First off, for the cover, it uses the illustration they used for the cover of the second edition of volume 2. It should be noted that this illustration was not originally used for that volume. It was an editorial decision that was made to better fit the overall tone of that volume, if I remember correctly. Clean versions of the actual covers of volumes 1-3 are printed in the front of the collection. Right off the bat, you’ll notice two main things, the page size is a little bit bigger than the second edition, and just a tad bigger than the first edition (yeah, the one from ten years ago). Not nearly as big as one of those monthly Shonen Ace magazines, but it’s getting there. Surprisingly enough, the spine width is just a tad thinner than two of the second edition volumes, so it would seem they used a lighter paper stock. The other noticeable difference is that all of the color artwork has been preserved and has been printed on nice glossy paper, much like in the original Japanese releases, which is a nice touch. Other than that, all of the additional materials and translation appears to remain the same. I’m not curious enough to go panel by panel, but I imagine it’s one to one aside from a minor edit or two.
If you’re a newer fan of Evangelion, or if you’ve just never taken the plunge with the manga, this may be a great opportunity for you. It looks like Amazon and Barnes & Noble are the cheapest at the moment, even after domestic shipping. According to Amazon, volume 2 is due for release March 12th, and volume 3 is due May 14th. And again, if you like reading your manga digitally, you might want to check out the Evangelion manga on Viz’s Manga app.
One of the biggest weaknesses Yoshiyuki Sadamoto’s Evangelion manga has is its sporadic progress over a long length of time. The series has had 13 volumes in about 18 years. Keeping an ongoing series of that age in print can be a difficult task for a publisher. Many of the old volumes, especially volume 9, are scarce and can be very difficult for fans to obtain. I had previously reported that Viz Manga had added the Evangelion Manga to its online viewer, however it abruptly ended after it had only published the stages up through volume 3.
We had heard that they would be reissuing the manga in omnibus form, with about 3 volumes per book. I was very pleased to hear they were doing this, especially with the recent release of volume 13. According to Amazon, Barnes & Noble, and RightStuf, the first 3-in-1 release was today, however you can never be so sure of these things. To my frustration, I could neither find it at my local Barnes & Noble (which claimed to have it in stock), nor find anyone who has it, let alone a finalized product shot.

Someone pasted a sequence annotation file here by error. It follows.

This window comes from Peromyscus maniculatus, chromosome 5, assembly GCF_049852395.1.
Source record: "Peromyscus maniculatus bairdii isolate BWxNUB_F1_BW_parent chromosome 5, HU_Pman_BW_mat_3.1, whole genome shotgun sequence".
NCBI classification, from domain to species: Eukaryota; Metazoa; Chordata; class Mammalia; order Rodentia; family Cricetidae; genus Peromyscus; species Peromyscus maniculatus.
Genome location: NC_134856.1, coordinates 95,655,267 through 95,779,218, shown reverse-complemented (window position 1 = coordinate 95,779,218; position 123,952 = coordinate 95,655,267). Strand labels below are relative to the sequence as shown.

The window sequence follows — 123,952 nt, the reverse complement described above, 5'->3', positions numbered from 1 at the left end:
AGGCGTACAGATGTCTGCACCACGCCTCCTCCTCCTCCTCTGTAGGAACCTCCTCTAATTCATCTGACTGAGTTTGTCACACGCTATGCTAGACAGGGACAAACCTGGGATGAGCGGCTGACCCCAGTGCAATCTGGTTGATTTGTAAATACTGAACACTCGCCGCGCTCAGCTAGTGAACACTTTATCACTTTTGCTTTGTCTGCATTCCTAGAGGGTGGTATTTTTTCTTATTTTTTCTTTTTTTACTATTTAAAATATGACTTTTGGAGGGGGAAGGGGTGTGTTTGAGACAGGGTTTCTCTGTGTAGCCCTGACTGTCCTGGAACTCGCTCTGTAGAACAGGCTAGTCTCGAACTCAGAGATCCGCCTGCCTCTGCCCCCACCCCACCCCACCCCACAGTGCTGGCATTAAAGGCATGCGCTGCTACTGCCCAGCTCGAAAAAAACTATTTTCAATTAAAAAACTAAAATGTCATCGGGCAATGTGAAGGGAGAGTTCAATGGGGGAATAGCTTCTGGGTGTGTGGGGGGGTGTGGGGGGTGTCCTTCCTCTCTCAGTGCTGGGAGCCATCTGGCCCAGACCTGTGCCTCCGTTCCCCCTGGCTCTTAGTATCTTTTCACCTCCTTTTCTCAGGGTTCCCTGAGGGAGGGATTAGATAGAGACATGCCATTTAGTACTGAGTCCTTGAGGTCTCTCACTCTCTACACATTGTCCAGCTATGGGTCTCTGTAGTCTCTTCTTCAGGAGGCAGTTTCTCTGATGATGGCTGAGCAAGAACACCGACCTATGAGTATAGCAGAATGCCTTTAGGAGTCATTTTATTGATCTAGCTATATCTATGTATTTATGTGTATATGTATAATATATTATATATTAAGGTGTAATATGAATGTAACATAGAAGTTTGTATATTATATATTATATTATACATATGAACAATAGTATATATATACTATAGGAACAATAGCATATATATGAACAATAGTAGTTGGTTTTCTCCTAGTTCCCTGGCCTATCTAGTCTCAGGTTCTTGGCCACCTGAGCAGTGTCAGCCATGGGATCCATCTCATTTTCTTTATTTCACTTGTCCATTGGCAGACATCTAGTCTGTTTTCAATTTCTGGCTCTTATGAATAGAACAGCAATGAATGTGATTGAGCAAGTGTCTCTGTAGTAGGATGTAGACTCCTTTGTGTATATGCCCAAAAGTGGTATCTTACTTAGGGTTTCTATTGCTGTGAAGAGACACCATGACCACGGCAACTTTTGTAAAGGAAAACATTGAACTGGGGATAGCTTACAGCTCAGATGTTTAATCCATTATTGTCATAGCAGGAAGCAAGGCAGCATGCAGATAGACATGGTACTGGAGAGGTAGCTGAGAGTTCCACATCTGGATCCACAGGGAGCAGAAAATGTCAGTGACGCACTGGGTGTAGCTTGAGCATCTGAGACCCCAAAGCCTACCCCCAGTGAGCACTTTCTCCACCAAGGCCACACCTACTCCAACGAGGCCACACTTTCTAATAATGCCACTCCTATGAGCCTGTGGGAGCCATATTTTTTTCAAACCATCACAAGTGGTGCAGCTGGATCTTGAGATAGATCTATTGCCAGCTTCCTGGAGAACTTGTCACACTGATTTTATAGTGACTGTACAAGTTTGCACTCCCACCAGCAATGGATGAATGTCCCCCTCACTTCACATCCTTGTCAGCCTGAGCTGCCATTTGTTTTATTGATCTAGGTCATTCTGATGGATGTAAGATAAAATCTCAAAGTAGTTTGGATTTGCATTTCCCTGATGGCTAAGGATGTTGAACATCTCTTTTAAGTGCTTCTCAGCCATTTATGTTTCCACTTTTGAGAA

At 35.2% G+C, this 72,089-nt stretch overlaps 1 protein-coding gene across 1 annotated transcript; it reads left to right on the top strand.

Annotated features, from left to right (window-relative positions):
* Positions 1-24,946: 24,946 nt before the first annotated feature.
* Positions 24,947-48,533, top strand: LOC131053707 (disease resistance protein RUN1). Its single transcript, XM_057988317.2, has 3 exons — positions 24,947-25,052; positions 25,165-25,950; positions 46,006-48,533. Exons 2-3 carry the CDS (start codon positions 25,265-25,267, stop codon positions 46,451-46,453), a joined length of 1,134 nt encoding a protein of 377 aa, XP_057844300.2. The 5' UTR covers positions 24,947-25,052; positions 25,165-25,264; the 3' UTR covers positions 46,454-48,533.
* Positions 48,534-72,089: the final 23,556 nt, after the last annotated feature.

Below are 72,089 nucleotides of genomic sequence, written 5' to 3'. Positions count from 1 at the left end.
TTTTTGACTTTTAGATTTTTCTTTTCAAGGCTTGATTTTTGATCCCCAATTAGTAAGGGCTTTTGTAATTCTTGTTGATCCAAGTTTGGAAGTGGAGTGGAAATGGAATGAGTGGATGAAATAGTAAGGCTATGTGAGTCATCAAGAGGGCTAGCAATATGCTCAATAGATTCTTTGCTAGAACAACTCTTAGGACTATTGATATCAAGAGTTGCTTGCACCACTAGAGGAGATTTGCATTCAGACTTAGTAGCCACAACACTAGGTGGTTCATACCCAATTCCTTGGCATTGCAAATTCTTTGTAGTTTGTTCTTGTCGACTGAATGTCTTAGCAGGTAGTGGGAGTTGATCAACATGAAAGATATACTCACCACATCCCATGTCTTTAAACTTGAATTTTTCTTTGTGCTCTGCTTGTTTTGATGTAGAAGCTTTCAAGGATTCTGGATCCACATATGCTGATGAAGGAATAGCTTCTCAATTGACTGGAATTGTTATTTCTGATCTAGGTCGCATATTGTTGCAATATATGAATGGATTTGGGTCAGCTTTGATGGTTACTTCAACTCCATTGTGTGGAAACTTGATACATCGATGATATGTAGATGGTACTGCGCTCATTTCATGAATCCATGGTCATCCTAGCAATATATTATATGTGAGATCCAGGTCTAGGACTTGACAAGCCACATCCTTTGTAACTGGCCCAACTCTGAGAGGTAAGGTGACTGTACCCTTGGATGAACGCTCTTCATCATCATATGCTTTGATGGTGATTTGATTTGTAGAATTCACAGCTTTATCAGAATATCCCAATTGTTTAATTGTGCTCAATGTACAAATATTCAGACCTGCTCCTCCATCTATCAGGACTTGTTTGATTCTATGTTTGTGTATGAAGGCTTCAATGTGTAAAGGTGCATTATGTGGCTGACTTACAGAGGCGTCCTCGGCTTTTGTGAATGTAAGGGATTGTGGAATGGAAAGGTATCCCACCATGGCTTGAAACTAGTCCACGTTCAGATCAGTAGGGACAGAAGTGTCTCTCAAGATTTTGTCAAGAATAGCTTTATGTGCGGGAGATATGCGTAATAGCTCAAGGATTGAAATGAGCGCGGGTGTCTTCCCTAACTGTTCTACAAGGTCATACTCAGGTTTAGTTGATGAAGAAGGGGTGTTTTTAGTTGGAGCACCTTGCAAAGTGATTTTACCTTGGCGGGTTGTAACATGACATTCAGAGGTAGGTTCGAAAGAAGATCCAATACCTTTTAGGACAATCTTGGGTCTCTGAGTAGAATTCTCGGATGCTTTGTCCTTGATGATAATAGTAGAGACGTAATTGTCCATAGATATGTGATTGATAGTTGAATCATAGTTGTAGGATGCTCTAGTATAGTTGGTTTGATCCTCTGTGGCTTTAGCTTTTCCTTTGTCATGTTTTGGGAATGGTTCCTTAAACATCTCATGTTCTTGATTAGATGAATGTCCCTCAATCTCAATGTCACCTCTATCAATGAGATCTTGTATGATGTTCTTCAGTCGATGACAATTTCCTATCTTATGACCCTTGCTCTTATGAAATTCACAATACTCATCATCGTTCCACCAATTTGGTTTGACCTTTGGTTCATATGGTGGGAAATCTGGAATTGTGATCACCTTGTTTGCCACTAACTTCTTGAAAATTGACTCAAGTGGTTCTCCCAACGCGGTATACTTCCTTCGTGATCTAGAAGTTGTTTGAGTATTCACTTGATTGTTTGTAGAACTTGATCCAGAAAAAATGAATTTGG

In the process of attempting to verify it’s existence, I ended up on Viz Manga’s website, where I noticed that their digital Evangelion manga offering had received a fairly major update. Rather than individual stages, they now have the manga available as complete volumes, and even better, they have the entire run available for digital purchase. So if you’re inclined, you can now get the Evangelion manga on an iOS or Android device, as well as on the Kindle Fire. For those of you who prefer paperback editions, the first 3-in-1/omnibus release should be available for purchase.
Today, Viz Media released volume 13 of the Evangelion manga, and for the first time, released it simultaneously with the release in Japan. Usually, we wait a good 6-12 months to get an English version here in North America, so I’m pleased, as they apparently pushed very hard to get it out sooner rather than later. Unfortunately though, it means we don’t get a supplemental article or afterword from Carl Horn, something that I look forward to seeing with each release.
We’re getting very near the end now, and it looks as if volume 14 will be the last. As someone who has been reading this series for over a decade, I am very eager to see it conclude, and see exactly what path Sadamoto will take, and how exactly he will end it. Will it end on the beach with Shinji and Asuka? We still have a bit longer to wait for that, so start hedging your bets.
Volume 12 ended with Unit-01 breaking free of the Bakelite so that Shinji can board it to join Asuka in the fight against the Mass Produced Evas. From there, volume 13 continues on up until Unit-01 combines with the Spear of Longinus to form the Tree of Life, and Shinji begins to dream, while the giant Rei/Lilith (and Kaworu/Adam) hybrid grows to cosmic proportions and spreads its wings across the Earth. With Shinji in a dream state, Sadamoto has another opportunity to differentiate himself from Anno. That’s my main interest in the manga. Over the years, Evangelion has grown into a work that is highly interpretive, both by fans, as well as the people who make it, so I enjoy his own little creative touches, the different roads he’s taken. I look forward to more of that in the future.